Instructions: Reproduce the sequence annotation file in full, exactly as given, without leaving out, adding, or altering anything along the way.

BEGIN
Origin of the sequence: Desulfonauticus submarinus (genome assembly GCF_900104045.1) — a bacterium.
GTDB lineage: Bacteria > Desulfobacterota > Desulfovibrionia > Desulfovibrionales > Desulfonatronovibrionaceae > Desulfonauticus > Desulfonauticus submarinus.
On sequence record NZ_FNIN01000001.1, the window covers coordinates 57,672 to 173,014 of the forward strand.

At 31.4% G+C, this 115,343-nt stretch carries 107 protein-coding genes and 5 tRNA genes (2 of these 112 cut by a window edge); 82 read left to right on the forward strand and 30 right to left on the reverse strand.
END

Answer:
Origin of the sequence: Desulfonauticus submarinus (genome assembly GCF_900104045.1) — a bacterium.
GTDB lineage: Bacteria > Desulfobacterota > Desulfovibrionia > Desulfovibrionales > Desulfonatronovibrionaceae > Desulfonauticus > Desulfonauticus submarinus.
On sequence record NZ_FNIN01000001.1, the window covers coordinates 57,672 to 173,014 of the forward strand.

At 31.4% G+C, this 115,343-nt stretch carries 107 protein-coding genes and 5 tRNA genes (2 of these 112 cut by a window edge); 82 read left to right on the forward strand and 30 right to left on the reverse strand.